Think about some of the ways we learn intuitively or even automatically:
- Hearing/reading a new concept.
- Thinking about and concentrating on the concept
- Repetition, rote learning
- Watching others model a behaviour
- Imagining others or ourselves carrying out the behaviour
- Practising different states and behaviours in our own time
- Practising these new thoughts, states and behaviours in context
We know intuitively that learning things well takes concentration, practice, and perseverance. You might have heard that experts in any activity have 10,000 hours of practice behind them – this has been often misunderstood, and the original researchers have emphasised that the most important kind of practice is deliberate practice. Deliberate practice is not just repeating what you can already do, but involves challenging yourself to work beyond your current capabilities, and if there’s a strong enough structure to it, you can actually make a lot of progress in much less than 10,000 hours. You can see a good example in Josh Kaufman’s TEDx talk. What you pay attention to constantly in your conscious world has the potential to change your brain.
Similarly, when you’re busy focussing on a new thought/experience/behaviour, it means that you are doing LESS of the old routine. You are doing something better, healthier instead. You use it or lose it. Your brain is always being shaped: it’s an ever-changing landscape and you can be the gardener and even plant the seeds that grow into new ways of thinking and feeling.
Think about what potential you have to use deliberate practice to self-direct neuroplasticity in your favour. We can actually decide every day to make our thoughts and beliefs different and healthier, little by little. The Think Ladder app uses CBT to help you give yourself a healthier brain by using repetition and Reminders to activate your neuroplasticity.
How can I get the most out of the Think Ladder App?
Use the app correctly for the best results
Understand how the process works. Countless studies have proven CBT’s effectiveness, and the more that you believe that it can help you, the more effective it will be.
Use the app regularly, and use the notification feature to engage with your insight(s) every day until they become a part of you. To change a mindset takes repetition and time.
Be honest with yourself. Getting to the heart of your beliefs takes practice, but if you are honest about what you are really thinking and feeling you will be able to make changes. This is exciting!
Be patient – don’t expect instant results. Your thinking patterns have taken a long time to develop, and it will take time before you see changes. Don’t give up!.
Remember that there is no shame in getting help. If you are really struggling or in a crisis, talk to a medical professional like a counsellor or your GP.
Thinkladder App Content: Themes
The Thinkladder master list of themes was compiled from three primary sources:
- The DSM 5: The Diagnostic and Statistical Manual of Mental Disorders (DSM-5) published by the American Psychiatric Association is considered an international standard.
- The ICD-11: The World Health Organisation International Classification of Diseases (ICD-11) has been designed for global application and is also regarded as a standard measure implemented worldwide.
- ThinkLadder’s mental health professional network: Thinkladder’s collaborative process further provides a grounded and cross-checked source of themes based on the experience of mental health professionals.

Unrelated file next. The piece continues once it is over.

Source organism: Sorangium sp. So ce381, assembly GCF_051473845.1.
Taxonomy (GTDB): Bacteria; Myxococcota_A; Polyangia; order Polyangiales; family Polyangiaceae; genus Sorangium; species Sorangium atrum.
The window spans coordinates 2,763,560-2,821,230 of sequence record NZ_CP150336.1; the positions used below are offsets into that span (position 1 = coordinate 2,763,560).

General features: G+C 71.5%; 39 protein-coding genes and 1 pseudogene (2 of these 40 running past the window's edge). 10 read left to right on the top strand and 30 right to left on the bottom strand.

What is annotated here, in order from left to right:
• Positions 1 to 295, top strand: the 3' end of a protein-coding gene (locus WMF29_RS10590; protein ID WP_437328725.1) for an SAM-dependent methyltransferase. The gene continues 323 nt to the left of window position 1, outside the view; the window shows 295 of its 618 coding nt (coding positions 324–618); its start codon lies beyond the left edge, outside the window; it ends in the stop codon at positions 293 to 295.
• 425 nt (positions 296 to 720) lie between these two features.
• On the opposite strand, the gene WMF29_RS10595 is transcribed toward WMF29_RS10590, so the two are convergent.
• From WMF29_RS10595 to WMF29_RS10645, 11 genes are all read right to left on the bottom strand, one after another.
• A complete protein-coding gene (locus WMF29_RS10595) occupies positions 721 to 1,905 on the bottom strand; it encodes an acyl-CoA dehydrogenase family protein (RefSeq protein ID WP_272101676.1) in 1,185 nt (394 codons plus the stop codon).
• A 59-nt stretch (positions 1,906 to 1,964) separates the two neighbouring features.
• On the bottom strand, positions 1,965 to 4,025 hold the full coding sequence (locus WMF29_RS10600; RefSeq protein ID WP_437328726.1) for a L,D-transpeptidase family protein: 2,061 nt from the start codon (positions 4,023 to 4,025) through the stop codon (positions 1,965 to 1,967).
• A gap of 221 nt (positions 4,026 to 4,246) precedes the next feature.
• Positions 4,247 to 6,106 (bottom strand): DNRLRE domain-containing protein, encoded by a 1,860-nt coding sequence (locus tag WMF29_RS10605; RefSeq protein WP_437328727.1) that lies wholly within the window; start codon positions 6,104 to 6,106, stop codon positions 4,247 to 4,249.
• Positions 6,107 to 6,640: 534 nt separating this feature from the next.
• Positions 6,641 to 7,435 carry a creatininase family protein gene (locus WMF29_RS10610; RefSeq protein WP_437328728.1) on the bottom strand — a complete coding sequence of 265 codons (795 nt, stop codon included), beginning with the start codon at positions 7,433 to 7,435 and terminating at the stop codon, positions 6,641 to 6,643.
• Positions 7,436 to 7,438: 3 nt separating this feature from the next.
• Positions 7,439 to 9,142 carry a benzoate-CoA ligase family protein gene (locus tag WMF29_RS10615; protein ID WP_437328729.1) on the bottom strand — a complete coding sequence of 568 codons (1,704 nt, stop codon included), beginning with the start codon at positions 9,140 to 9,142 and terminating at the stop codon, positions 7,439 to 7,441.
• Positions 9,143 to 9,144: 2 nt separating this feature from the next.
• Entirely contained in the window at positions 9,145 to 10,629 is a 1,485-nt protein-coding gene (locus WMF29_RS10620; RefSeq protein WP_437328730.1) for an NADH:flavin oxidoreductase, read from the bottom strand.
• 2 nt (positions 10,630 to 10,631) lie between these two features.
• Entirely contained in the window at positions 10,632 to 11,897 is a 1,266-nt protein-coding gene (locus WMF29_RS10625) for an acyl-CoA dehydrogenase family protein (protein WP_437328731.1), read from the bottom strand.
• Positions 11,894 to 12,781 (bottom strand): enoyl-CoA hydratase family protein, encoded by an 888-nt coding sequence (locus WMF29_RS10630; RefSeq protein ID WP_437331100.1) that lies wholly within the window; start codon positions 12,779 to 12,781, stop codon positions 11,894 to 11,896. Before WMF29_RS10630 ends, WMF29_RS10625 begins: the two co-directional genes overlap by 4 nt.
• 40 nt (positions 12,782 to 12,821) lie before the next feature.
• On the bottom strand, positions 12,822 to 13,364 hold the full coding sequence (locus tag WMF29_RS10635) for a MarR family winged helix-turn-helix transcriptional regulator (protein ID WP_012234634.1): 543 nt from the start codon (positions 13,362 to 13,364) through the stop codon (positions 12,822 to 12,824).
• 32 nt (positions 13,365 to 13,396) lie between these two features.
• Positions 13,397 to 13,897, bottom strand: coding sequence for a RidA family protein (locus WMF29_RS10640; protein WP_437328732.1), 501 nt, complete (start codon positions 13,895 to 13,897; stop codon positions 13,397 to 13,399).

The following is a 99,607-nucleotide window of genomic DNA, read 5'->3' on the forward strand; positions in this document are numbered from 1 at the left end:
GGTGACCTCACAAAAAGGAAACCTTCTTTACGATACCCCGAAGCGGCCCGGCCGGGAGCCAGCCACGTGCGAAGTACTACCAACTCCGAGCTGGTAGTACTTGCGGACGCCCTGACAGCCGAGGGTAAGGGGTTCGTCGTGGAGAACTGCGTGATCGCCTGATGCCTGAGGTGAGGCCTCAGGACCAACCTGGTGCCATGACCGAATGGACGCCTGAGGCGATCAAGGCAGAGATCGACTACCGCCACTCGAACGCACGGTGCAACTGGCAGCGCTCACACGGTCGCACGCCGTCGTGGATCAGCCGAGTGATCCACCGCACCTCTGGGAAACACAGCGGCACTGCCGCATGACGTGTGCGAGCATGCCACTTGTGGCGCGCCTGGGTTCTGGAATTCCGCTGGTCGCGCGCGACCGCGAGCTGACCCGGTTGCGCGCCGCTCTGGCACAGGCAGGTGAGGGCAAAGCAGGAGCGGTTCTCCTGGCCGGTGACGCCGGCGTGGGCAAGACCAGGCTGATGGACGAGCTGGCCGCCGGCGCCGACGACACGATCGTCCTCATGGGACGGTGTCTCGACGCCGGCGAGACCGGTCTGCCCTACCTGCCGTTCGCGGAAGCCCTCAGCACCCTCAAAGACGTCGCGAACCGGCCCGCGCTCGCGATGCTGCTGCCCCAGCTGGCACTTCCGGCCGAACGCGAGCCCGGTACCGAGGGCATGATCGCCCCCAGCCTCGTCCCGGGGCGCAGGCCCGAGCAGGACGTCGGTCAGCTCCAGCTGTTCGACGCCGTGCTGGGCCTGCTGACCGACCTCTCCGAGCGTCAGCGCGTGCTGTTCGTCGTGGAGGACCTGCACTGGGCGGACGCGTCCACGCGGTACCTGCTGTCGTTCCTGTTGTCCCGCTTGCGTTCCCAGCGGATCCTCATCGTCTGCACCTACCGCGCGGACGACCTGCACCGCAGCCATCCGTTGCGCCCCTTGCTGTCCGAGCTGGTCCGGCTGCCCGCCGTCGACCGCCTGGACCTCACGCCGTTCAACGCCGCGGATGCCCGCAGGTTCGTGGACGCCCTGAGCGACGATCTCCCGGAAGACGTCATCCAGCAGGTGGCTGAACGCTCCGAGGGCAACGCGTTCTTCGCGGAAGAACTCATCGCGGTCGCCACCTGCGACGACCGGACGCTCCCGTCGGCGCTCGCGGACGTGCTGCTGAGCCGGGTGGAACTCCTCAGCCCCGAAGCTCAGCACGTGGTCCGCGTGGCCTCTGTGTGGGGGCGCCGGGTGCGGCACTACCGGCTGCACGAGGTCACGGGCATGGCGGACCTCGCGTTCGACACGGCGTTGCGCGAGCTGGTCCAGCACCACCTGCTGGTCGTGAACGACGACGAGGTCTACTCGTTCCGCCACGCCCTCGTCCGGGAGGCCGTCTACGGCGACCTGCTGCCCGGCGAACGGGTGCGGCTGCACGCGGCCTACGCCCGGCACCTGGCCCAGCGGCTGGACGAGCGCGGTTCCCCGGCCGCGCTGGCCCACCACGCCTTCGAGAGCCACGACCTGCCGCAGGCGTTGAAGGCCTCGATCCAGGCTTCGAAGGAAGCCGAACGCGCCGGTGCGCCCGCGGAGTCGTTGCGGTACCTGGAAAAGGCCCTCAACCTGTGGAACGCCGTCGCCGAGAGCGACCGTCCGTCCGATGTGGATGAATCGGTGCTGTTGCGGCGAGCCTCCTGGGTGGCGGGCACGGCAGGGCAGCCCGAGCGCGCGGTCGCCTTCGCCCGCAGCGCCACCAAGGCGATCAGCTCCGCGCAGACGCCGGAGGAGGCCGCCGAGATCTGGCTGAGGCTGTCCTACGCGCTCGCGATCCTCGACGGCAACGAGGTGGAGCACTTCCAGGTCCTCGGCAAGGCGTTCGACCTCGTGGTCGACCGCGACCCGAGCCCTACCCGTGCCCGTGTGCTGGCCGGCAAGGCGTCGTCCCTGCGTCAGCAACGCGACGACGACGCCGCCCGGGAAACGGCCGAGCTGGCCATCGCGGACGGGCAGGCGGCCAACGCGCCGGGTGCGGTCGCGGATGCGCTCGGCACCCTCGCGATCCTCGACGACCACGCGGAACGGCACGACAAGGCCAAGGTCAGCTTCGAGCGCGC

The items on the DSM-5 and ICD-11 (Section 06: Mental, behavioural or neurodevelopmental disorders) diagnoses lists were aggregated and sorted for relevance. Neurocognitive disorders, some neurodevelopmental disorders, schizophrenia spectrum and other psychotic disorders were excluded. Most categories were aggregated as general themes (such as substance use disorders and addiction, and bipolar and related disorders). However, specific DSM-5 diagnoses which relate to external or stage of life events (primarily V codes) have been combined separately to themes relating to life-course and specific events such as illness or trauma. These have also been informed by the ICD-11 sections 23-24 (23: External causes of morbidity or mortality; 24: Factors influencing health status or contact with health services).
Thinkladder is designed to complement wellness routines. Studies show that apps are most useful when used in conjunction with other professional support. It is not designed to be a substitute for traditional therapy. The Thinkladder app does not provide any diagnosis, nor medical/clinical recommendations.
If you are experiencing a medical or mental health emergency, seek professional help immediately. Thinkladder is not designed to address crises and/or severe mental health circumstances, including self-harm, suicide or suicidal thoughts, abuse, or any medical/mental health emergencies. If you or someone you know is facing such a crisis, seek help from your local crisis line or medical/mental health professional immediately.
The Thinkladder app is designed for use by adults who can make informed decisions according to the Terms of Service. It is not designed to be used by children under 13. Youths aged 13-17 and those under guardianship should only use the app under supervision of a parent, guardian, or mental health professional.
1 Vanessa Skinner and Nick Wrycraft, CBT Fundamentals Theory and Cases, 2014, p. 7.
2 Skinner and Wrycraft; APA, ‘What Is Cognitive Behavioral Therapy?’ (American Psychological Association, 2017) https://www.apa.org/ptsd-guideline/patients-and-families/cognitive-behavioral.
3 Skinner and Wrycraft; Michelle G. Craske, Cognitive-Behavioral Therapy, Theories of Psychotherapy Series, Second edition (Washington, DC: American Psychological Association, 2017).
4 APA, ‘What Is Cognitive Behavioral Therapy?’; Skinner and Wrycraft.